The ‘Guidance Manual on Valuation and Accounting of Ecosystem Services for SIDS' highlights the interdependence between SIDS' economies and the natural environment. In Antigua and Barbuda, Anguilla, Seychelles and Vanuatu, 50% of gross domestic product (GDP) comes from the tourism industry, according to the manual. In the Federated States of Micronesia (FSM), fisheries contribute 10% of GDP while 52% of Grenada's exports come from tuna, albacore, cocoa beans and nutmeg.

The manual provides a step-by-step methodological approach to select, design and implement island ecosystem services valuation and accounting exercises, and shares case study examples of accounting and valuation techniques. For instance, a 1% increase in the number of coastal protected areas is associated with a 2.9% increase in international coastal tourism arrivals. The manual also provides guidance on designing a payments for ecosystem services (PES) scheme in SIDS, using the example of Palau's Green Fee.

The manual aims to support policymakers in achieving sustainable development, taking into consideration SIDS' unique environmental, socio-economic and capacity issues. The manual emphasizes that “there is no simple solution” to valuing and accounting for SIDS' ecosystem services, emphasizing that economic valuation and accounting techniques depend on the category of island ecosystem services (cultural, provisioning or regulating) and the island's type of economic policy.

UNEP launched the manual at an event marking the close of the 2014 International Year of SIDS. [Publication: Guidance Manual on Valuation and Accounting of Ecosystem Services in Small Island Developing States] [UNEP Press Release] [UNEP Publications Website]

 

Water Power In The Andes

Going to work these days is always a bit of a thrill for me–often more than I care for. It means crossing a 15,000 foot (4,570 m) pass over the Bolivian Andes and snaking down a muddy one lane road carved into the face of immense cliffs. The Most Dangerous Road in the World was the title of an old National Geographic article…

World's Largest Solar Machine

Actually I'm entering the world's biggest solar energy machine-the Amazon basin. Towering glacier-topped 20,000 foot (6,100 m) mountains are clearly visible from our tropical water power demonstration site. This mountainous east-facing wall so thoroughly captures the Amazon moisture that the western side-the Atacama desert-is the driest place in the world. Sometimes rain only falls there a few times during an entire lifetime.

But on this side, it's just the opposite. Uncounted streams and waterfalls abound, some falling hundreds of feet directly onto the roadway! About 80 people die yearly on this short section of road, since it is very narrow and slippery. Vehicles that slip off the road can simply disappear into dense vegetation a thousand feet (300 m) below. It's incredible to think that this is the only road into a tropical part of Bolivia that's the size of Texas.

It's a relief to arrive in the lovely 5,500 foot (1676 m) high town of Coroico, near our demo site. Green hillsides are covered with coffee, citrus, and bananas. This also happens to be the home of Bolivia's traditional coca leaf production, so the area is much affected by the U.S. “War on Drugs.”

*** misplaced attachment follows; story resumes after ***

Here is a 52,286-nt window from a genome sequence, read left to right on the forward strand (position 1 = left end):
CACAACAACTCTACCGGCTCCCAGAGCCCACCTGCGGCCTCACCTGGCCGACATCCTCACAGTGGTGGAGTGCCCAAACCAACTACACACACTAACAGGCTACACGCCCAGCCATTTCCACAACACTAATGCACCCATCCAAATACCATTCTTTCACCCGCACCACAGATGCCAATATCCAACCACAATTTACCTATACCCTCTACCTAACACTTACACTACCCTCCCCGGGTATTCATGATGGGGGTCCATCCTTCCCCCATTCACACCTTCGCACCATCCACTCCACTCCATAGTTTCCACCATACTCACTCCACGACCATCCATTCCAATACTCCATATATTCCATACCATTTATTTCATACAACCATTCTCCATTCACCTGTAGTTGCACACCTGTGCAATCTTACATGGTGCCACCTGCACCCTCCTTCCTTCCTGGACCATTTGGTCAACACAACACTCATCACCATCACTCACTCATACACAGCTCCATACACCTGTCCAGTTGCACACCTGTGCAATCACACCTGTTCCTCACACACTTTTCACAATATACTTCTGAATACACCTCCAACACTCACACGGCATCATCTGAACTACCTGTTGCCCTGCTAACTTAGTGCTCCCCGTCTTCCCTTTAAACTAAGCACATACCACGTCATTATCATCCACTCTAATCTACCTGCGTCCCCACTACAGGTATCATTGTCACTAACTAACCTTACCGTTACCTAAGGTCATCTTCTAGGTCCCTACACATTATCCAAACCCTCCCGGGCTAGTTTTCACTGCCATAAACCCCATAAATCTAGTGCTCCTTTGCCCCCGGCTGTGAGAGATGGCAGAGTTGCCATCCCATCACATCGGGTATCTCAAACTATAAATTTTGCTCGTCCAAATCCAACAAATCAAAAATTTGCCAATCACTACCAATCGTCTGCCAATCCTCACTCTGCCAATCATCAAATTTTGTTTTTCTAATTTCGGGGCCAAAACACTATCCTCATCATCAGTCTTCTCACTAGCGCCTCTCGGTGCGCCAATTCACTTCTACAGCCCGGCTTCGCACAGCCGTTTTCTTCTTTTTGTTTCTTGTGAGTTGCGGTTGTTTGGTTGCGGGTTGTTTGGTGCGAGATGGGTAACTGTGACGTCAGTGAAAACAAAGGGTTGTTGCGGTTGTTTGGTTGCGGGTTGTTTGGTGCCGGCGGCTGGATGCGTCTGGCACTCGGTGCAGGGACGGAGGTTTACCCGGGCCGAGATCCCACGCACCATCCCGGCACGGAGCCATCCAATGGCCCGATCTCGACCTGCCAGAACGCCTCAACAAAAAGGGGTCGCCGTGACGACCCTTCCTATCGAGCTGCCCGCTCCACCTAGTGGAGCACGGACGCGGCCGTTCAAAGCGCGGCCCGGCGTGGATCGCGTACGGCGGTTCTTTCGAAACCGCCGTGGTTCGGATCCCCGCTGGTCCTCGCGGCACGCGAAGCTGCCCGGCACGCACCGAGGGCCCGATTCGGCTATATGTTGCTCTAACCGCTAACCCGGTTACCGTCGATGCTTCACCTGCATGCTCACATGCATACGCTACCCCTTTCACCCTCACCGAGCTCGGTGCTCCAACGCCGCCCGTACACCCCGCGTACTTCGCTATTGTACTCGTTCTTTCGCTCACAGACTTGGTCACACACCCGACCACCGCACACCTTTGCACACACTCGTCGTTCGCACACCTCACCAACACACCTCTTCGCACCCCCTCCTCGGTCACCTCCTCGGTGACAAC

Campo Nuevo – Meeting People's Needs

Our family-sized appropriate technology organization, Campo Nuevo, was started to better the lives of Bolivia's rural poor. We teach them how to use their local natural resources for energy. We show them how easy it is to employ the abundant small local sources of water power to improve their lives. This can help make it possible for them to remain on their land and in their own communities.

We are working with Aymara speaking native Americans, one of the largest and most intact indigenous cultures in the Western Hemisphere. Notable for having withstood the Incan conquest, and later the Spaniards, the Aymaras are now succumbing to the pressures of modern global economics. Like rural people all over the “third world,” they are being forced to relocate simply to survive. They usually migrate to a desolate l3,000 foot (3,960 m) suburb of La Paz, in order to compete for unskilled, low paying, and often temporary jobs.

A New/Old Solution

Although they may not realize it, what visitors to our demonstration site see is not actually new. It's actually a revival of the now nearly forgotten traditional use of water power. For thousands of years before the invention of centrally-generated electricity, water power was employed to directly run machines, something it does very well.

What is new is the development of a modern low-cost turbine specifically for this purpose-a “motor” driven by water power. We call it the “Watermotor.” It can provide the energy to drive a variety of machines, replacing the mid-sized electric motors upon which nearly all modern production depends.

Lester Pelton, who invented the pelton wheel, produced a variety of these water powered motors and they were in use before l900. They were used to power individual machines – he even used one to run a sewing machine! The direct drive hydro units were replaced by electric motors after the popularization of centrally produced electricity.

Few people realize how closely rural poverty is related to the lack of machines necessary for local production and services. In the third world, the power grid is usually confined to cities and large towns. Rural people still use muscle power as everyone did in the past, and they do without electric lights. The need to generate cash to buy anything they don't produce themselves causes a focus on cash crops. This further reduces their self-sufficiency, encouraging a downward spiral towards dependency on a system that cannot be depended upon!

Demo Site
At our new Campo Nuevo demonstration site, we are featuring practical machines, directly powered by water. There are woodworking tools, air compressors, grain mills and an auto alternator to charge batteries and provide lighting. This is switched on when mechanical power is not being used, run by the same belt drive that powers the tools.